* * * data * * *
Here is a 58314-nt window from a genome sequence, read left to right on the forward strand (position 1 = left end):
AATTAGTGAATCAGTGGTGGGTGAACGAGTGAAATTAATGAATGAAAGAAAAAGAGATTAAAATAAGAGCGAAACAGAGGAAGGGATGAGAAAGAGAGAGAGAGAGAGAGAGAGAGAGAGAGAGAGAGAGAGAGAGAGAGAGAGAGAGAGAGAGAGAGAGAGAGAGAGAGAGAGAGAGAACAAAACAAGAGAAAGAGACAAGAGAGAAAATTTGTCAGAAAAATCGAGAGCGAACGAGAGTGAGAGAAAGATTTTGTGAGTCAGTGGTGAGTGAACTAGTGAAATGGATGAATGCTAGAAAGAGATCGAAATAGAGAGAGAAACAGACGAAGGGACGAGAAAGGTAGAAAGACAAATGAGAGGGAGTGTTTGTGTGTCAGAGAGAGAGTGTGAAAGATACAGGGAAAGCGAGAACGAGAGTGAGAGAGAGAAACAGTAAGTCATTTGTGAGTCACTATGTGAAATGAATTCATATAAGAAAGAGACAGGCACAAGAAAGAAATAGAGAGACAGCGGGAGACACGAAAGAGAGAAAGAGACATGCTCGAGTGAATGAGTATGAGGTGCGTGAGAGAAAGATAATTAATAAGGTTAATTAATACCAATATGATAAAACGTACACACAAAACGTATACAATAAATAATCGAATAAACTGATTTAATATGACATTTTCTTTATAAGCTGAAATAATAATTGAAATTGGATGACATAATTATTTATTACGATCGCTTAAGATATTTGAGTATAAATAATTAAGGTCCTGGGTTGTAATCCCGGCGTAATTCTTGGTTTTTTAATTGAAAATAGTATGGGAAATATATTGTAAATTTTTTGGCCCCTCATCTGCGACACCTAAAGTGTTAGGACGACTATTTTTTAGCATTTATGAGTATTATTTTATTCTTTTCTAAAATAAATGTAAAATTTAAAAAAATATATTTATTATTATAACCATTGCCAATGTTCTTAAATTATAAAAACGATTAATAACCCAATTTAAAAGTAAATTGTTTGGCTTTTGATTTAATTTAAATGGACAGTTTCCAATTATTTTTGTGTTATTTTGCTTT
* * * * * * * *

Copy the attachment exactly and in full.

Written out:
Here is a 58314-nt window from a genome sequence, read left to right on the forward strand (position 1 = left end):
AATTAGTGAATCAGTGGTGGGTGAACGAGTGAAATTAATGAATGAAAGAAAAAGAGATTAAAATAAGAGCGAAACAGAGGAAGGGATGAGAAAGAGAGAGAGAGAGAGAGAGAGAGAGAGAGAGAGAGAGAGAGAGAGAGAGAGAGAGAGAGAGAGAGAGAGAGAGAGAGAGAGAGAGAACAAAACAAGAGAAAGAGACAAGAGAGAAAATTTGTCAGAAAAATCGAGAGCGAACGAGAGTGAGAGAAAGATTTTGTGAGTCAGTGGTGAGTGAACTAGTGAAATGGATGAATGCTAGAAAGAGATCGAAATAGAGAGAGAAACAGACGAAGGGACGAGAAAGGTAGAAAGACAAATGAGAGGGAGTGTTTGTGTGTCAGAGAGAGAGTGTGAAAGATACAGGGAAAGCGAGAACGAGAGTGAGAGAGAGAAACAGTAAGTCATTTGTGAGTCACTATGTGAAATGAATTCATATAAGAAAGAGACAGGCACAAGAAAGAAATAGAGAGACAGCGGGAGACACGAAAGAGAGAAAGAGACATGCTCGAGTGAATGAGTATGAGGTGCGTGAGAGAAAGATAATTAATAAGGTTAATTAATACCAATATGATAAAACGTACACACAAAACGTATACAATAAATAATCGAATAAACTGATTTAATATGACATTTTCTTTATAAGCTGAAATAATAATTGAAATTGGATGACATAATTATTTATTACGATCGCTTAAGATATTTGAGTATAAATAATTAAGGTCCTGGGTTGTAATCCCGGCGTAATTCTTGGTTTTTTAATTGAAAATAGTATGGGAAATATATTGTAAATTTTTTGGCCCCTCATCTGCGACACCTAAAGTGTTAGGACGACTATTTTTTAGCATTTATGAGTATTATTTTATTCTTTTCTAAAATAAATGTAAAATTTAAAAAAATATATTTATTATTATAACCATTGCCAATGTTCTTAAATTATAAAAACGATTAATAACCCAATTTAAAAGTAAATTGTTTGGCTTTTGATTTAATTTAAATGGACAGTTTCCAATTATTTTTGTGTTATTTTGCTTT